Despite having little to do in Season 1, Phia Saban’s astute performance ensures that Helaena is a grounded, soulful character instead of a fragile, dreamy stereotype. Saban’s eyes, esoteric but always aware, suggest a keener understanding of the world than her family gives her credit for while still allowing Helaena a profound vulnerability. House of the Dragon suggests that her immediate family doesn’t actively, cruelly dehumanize her so much as treat her like a portrait on a wall: something distant and flat, her emotions unworthy of recognition — which is a different kind of dehumanization. Helaena’s brother-husband Aegon (Tom Glynn-Carney) ignores her; his childhood disgust over his “strange” sister becomes adult apathy. Alicent pities her daughter. As a result, Helaena blends into the background, little more than a spectator and a living chess piece. After all, she’s a woman. She doesn’t have value beyond fulfilling her obligation (producing heirs) and representing gendered symbols (daughter, sister, wife).


Considering this, it’s easy to infer that her family’s inability to relate to Helaena’s neurodivergently-coded attributes (and their unwillingness to try) leaves her even more love-starved than her damaged brothers. Granted, she never states as much. But her isolated habits speak for themselves. Helaena’s impulsive dance with Jacaerys Velaryon (Harry Collett) during the family’s last peaceful dinner is the most animated we see her — and it’s a situation when she’s freed from the Hightowers’ belittling grip. Once her brother Aemond (Ewan Mitchell) breaks that joyful spell like dropped glass shattering on the ground, Helaena reverts to her resting state: internalized and awkward. She isn’t interested in her family’s affairs. Helaena can only ever be herself, and that self doesn’t belong. Small wonder that she prefers the company of insects.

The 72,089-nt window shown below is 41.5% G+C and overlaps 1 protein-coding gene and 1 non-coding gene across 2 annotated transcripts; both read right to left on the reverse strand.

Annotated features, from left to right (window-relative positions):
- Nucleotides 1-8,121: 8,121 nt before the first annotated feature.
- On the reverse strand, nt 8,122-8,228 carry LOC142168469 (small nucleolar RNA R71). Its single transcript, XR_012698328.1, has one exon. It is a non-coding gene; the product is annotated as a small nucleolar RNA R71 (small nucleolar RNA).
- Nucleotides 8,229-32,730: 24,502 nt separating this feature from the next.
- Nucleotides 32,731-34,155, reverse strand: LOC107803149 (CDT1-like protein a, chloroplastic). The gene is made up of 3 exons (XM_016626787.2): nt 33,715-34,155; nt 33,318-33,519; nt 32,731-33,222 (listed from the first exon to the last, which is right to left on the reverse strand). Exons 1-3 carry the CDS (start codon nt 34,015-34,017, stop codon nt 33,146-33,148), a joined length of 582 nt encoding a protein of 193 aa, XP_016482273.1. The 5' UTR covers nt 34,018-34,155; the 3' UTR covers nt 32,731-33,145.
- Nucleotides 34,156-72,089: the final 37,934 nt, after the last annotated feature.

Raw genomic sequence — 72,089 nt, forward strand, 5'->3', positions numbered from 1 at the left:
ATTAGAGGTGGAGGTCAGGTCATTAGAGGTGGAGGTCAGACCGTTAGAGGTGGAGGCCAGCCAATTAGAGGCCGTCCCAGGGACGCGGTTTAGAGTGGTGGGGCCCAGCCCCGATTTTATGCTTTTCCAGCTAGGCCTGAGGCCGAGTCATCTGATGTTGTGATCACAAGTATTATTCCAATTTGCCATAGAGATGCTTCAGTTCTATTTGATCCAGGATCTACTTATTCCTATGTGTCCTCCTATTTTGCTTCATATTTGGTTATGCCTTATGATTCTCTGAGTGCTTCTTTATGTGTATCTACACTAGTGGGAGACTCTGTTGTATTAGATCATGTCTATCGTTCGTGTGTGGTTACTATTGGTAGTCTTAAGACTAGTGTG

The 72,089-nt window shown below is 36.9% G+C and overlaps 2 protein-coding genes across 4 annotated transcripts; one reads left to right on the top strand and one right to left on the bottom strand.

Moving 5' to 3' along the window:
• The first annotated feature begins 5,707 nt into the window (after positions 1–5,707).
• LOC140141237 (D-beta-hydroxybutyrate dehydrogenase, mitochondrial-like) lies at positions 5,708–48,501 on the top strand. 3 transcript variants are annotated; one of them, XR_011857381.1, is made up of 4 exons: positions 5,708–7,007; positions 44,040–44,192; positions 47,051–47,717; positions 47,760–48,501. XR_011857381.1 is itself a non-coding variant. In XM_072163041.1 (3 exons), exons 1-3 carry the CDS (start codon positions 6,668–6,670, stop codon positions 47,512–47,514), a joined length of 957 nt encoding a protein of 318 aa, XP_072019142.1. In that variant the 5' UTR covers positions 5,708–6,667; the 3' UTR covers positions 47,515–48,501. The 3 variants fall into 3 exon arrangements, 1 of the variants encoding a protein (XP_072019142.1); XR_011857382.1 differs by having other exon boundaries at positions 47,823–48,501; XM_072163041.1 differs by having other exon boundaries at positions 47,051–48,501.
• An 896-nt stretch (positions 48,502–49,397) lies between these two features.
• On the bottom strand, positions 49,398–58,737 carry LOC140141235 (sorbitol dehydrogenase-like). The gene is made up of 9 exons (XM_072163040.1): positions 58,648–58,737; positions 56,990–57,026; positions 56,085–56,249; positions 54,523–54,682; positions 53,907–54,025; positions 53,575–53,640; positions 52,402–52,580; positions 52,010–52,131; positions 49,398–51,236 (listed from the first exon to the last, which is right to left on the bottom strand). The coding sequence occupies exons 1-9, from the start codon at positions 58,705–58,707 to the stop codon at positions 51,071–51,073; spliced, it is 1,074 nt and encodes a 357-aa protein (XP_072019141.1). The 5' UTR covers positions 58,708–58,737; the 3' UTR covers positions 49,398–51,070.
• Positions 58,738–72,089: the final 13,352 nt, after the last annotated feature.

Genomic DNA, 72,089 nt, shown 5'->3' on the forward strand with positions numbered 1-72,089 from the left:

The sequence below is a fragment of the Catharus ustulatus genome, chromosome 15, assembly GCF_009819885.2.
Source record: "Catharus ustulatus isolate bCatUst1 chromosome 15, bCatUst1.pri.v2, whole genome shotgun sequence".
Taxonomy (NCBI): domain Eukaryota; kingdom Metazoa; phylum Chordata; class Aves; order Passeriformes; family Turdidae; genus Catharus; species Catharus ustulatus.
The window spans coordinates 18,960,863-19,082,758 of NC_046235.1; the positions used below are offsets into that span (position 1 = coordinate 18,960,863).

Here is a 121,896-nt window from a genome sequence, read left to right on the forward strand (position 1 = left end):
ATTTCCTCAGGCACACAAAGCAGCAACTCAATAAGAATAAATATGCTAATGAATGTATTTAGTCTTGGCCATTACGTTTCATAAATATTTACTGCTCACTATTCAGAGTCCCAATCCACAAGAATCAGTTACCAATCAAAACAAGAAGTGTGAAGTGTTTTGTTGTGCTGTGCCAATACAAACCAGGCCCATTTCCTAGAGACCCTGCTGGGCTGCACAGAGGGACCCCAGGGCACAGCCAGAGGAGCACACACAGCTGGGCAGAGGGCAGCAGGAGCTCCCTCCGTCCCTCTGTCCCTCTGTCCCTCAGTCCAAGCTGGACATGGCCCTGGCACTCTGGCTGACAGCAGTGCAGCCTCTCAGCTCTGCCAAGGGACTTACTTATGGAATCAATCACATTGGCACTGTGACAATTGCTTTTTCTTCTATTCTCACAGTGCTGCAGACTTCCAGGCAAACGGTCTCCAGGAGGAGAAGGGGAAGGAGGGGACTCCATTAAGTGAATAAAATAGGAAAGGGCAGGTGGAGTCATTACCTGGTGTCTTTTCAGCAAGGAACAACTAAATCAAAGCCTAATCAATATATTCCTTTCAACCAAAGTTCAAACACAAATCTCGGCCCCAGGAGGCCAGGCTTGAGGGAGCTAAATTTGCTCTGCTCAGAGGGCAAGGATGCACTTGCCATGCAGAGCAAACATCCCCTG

‘House of the Dragon’s Version of Blood and Cheese Is More Realistic

When Blood (Sam C. Wilson) and Cheese (Mark Stobbart) infiltrate the Red Keep, their vengeful goal has nothing to do with Helaena. Rhaenyra Targaryen (Emma D’Arcy) would never target her “sweet sister” because Halaena hasn’t committed any acts deserving of retribution. Helaena just happens to be nearby when Blood and Cheese improvise, just like she happened to be born into the royal family — and just like Alicent and Ser Criston Cole (Fabien Frankel) happen to be indulging their secret affair that night, a decision that leaves Halaena and her children unguarded. Helaena is a victim of circumstance, nothing more.